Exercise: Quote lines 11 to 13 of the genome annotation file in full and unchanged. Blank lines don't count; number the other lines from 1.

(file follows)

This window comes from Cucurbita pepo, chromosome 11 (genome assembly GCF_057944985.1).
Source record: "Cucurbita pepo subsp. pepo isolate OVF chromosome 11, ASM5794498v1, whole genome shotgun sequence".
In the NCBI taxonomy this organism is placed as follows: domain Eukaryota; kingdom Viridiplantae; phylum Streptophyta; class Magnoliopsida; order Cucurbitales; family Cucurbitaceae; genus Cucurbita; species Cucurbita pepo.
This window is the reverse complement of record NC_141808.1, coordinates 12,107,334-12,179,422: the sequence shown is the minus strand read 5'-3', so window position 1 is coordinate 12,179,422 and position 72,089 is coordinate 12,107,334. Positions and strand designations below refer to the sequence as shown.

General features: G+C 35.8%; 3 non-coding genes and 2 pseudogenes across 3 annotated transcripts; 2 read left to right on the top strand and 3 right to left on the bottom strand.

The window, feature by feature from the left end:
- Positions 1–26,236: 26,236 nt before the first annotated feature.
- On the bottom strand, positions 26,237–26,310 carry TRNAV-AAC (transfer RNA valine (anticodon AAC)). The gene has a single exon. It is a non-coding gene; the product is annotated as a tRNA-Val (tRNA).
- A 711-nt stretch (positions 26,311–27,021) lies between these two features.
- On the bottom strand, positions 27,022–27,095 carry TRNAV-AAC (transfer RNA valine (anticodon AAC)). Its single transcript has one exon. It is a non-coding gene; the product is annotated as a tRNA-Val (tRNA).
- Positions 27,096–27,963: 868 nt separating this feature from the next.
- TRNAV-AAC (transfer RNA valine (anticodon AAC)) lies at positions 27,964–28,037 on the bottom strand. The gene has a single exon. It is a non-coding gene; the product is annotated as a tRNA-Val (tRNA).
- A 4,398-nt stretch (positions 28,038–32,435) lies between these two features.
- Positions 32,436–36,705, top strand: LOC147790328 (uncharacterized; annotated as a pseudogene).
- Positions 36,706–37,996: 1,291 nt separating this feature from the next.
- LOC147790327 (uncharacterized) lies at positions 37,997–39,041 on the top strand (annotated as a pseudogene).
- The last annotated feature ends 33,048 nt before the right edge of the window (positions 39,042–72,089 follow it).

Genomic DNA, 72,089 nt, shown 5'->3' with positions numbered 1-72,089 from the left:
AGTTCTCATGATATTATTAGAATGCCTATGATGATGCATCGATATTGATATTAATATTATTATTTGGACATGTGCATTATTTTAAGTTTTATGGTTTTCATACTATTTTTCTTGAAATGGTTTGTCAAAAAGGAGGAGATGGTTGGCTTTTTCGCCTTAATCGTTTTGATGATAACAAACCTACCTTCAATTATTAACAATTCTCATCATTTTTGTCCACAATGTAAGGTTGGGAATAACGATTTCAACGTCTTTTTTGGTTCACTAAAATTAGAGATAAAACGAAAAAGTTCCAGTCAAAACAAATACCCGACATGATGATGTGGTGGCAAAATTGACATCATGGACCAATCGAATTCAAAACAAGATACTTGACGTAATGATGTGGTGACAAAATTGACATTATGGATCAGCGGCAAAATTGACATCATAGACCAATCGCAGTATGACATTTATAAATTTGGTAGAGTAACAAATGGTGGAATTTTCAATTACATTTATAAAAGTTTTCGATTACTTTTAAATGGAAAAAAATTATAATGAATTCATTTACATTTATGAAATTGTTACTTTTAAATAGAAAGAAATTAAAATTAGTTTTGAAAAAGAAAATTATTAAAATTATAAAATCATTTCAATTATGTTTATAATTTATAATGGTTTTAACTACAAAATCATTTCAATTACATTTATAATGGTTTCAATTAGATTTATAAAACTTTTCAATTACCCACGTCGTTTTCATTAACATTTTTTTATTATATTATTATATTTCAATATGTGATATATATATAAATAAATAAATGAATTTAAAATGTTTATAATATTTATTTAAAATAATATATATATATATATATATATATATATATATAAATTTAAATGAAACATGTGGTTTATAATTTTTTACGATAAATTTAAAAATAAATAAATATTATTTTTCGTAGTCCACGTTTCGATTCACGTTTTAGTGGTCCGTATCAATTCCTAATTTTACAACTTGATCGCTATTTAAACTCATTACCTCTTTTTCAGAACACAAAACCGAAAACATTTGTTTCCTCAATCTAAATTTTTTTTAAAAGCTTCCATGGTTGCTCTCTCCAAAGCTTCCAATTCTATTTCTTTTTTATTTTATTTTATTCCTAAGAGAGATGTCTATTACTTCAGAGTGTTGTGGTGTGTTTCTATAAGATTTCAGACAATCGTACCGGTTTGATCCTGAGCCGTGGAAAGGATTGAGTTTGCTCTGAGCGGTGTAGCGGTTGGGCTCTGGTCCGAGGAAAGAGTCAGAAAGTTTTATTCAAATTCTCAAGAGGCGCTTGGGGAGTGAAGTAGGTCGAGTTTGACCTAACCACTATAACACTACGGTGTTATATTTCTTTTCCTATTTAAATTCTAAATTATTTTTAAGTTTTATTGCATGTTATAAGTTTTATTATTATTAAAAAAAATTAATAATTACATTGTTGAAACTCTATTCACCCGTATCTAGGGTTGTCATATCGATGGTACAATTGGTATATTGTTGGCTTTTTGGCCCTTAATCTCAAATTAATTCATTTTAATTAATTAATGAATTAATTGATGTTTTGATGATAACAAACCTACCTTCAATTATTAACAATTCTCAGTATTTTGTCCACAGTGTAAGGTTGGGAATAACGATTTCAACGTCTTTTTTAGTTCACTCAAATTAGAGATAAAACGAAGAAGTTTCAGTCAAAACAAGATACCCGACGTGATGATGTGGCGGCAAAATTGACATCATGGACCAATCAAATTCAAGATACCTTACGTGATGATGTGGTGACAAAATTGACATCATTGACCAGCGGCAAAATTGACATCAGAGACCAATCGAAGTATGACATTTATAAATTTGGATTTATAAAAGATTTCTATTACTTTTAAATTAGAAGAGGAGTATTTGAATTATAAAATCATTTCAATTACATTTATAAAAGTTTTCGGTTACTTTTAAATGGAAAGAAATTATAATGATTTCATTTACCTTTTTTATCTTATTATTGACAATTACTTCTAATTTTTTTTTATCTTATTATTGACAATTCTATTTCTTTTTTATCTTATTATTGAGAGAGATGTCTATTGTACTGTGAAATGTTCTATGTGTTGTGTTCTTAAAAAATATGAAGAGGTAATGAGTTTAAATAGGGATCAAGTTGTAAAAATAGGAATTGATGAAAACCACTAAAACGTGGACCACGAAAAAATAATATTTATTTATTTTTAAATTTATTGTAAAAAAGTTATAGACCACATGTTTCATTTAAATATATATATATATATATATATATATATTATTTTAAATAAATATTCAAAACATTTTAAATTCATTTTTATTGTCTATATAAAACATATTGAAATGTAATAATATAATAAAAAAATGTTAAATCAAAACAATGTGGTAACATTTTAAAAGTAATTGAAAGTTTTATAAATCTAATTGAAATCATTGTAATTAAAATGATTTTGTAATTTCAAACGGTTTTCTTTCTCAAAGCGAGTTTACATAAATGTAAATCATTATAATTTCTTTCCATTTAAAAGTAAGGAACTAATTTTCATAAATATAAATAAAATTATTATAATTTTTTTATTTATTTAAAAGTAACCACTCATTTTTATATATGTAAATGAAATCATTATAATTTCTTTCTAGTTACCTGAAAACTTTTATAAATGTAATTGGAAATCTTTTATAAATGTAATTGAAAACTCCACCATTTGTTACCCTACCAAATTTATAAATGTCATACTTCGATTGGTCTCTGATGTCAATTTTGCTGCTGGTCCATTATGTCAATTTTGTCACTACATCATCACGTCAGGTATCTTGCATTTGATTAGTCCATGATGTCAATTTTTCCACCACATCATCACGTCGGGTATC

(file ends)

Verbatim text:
- Positions 27,096–27,963: 868 nt separating this feature from the next.
- TRNAV-AAC (transfer RNA valine (anticodon AAC)) lies at positions 27,964–28,037 on the bottom strand. The gene has a single exon. It is a non-coding gene; the product is annotated as a tRNA-Val (tRNA).
- A 4,398-nt stretch (positions 28,038–32,435) lies between these two features.